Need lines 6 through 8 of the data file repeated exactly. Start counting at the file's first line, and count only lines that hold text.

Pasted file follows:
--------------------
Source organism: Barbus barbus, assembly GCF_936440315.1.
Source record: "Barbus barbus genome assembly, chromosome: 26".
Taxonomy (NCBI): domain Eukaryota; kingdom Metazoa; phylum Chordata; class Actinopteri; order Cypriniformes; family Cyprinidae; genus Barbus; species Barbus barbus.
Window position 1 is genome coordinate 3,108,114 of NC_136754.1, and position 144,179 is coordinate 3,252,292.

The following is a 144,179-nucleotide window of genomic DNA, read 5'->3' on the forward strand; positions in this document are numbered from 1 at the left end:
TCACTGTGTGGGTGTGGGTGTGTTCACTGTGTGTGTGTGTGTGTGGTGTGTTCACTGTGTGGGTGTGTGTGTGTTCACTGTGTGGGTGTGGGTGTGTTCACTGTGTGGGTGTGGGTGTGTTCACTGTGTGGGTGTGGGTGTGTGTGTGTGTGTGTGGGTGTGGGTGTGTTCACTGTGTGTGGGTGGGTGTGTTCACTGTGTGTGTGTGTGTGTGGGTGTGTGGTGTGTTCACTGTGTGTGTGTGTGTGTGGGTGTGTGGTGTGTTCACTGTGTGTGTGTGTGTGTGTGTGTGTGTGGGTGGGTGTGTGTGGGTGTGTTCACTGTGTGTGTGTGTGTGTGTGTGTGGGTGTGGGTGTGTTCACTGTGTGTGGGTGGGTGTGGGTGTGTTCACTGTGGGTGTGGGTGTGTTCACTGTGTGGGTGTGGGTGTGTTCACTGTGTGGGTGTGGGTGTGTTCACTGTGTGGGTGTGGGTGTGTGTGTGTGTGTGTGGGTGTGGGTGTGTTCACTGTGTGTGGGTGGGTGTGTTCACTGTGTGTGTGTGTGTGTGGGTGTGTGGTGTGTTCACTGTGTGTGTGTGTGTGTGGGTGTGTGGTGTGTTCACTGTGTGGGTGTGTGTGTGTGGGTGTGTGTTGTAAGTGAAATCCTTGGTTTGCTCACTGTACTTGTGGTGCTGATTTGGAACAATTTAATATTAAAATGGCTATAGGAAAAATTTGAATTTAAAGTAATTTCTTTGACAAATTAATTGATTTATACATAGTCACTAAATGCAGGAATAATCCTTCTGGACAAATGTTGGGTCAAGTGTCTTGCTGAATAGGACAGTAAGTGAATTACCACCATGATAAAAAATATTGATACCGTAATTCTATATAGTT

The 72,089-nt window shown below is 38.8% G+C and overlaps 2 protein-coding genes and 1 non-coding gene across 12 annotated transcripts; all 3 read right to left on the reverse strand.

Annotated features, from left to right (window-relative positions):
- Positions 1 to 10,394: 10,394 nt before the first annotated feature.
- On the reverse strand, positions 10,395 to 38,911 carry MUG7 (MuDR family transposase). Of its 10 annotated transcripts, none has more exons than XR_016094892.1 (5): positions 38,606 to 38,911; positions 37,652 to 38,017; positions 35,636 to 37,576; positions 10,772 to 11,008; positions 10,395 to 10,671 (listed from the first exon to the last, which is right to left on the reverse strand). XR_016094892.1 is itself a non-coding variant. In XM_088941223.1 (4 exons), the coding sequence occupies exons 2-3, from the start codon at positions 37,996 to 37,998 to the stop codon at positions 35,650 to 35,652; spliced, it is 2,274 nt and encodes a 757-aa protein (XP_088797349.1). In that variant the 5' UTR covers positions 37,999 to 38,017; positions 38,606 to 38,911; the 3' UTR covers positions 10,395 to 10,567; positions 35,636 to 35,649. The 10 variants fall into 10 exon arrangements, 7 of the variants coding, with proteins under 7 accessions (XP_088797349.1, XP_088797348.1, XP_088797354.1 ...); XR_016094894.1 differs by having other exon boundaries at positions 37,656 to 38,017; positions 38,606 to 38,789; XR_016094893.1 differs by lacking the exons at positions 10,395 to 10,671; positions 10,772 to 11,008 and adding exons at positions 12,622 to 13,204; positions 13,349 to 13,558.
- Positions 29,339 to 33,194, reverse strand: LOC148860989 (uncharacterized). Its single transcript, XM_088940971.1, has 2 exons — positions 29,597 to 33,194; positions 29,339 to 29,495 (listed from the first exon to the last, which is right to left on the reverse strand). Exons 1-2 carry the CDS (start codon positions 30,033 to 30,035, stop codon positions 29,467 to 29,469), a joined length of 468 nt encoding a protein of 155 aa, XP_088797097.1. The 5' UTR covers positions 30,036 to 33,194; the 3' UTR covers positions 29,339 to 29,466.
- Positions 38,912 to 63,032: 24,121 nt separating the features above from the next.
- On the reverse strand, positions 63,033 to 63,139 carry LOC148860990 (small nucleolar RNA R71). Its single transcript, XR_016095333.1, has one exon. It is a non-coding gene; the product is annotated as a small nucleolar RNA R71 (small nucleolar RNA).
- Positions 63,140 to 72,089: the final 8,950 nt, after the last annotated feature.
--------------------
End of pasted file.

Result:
TCACTGTGTGGGTGTGGGTGTGTTCACTGTGTGTGTGTGTGTGTGGTGTGTTCACTGTGTGGGTGTGTGTGTGTTCACTGTGTGGGTGTGGGTGTGTTCACTGTGTGGGTGTGGGTGTGTTCACTGTGTGGGTGTGGGTGTGTGTGTGTGTGTGTGGGTGTGGGTGTGTTCACTGTGTGTGGGTGGGTGTGTTCACTGTGTGTGTGTGTGTGTGGGTGTGTGGTGTGTTCACTGTGTGTGTGTGTGTGTGGGTGTGTGGTGTGTTCACTGTGTGTGTGTGTGTGTGTGTGTGTGTGGGTGGGTGTGTGTGGGTGTGTTCACTGTGTGTGTGTGTGTGTGTGTGTGGGTGTGGGTGTGTTCACTGTGTGTGGGTGGGTGTGGGTGTGTTCACTGTGGGTGTGGGTGTGTTCACTGTGTGGGTGTGGGTGTGTTCACTGTGTGGGTGTGGGTGTGTTCACTGTGTGGGTGTGGGTGTGTGTGTGTGTGTGTGGGTGTGGGTGTGTTCACTGTGTGTGGGTGGGTGTGTTCACTGTGTGTGTGTGTGTGTGGGTGTGTGGTGTGTTCACTGTGTGTGTGTGTGTGTGGGTGTGTGGTGTGTTCACTGTGTGGGTGTGTGTGTGTGGGTGTGTGTTGTAAGTGAAATCCTTGGTTTGCTCACTGTACTTGTGGTGCTGATTTGGAACAATTTAATATTAAAATGGCTATAGGAAAAATTTGAATTTAAAGTAATTTCTTTGACAAATTAATTGATTTATACATAGTCACTAAATGCAGGAATAATCCTTCTGGACAAATGTTGGGTCAAGTGTCTTGCTGAATAGGACAGTAAGTGAATTACCACCATGATAAAAAATATTGATACCGTAATTCTATATAGTT

The 72,089-nt window shown below is 38.8% G+C and overlaps 2 protein-coding genes and 1 non-coding gene across 12 annotated transcripts; all 3 read right to left on the reverse strand.

Annotated features, from left to right (window-relative positions):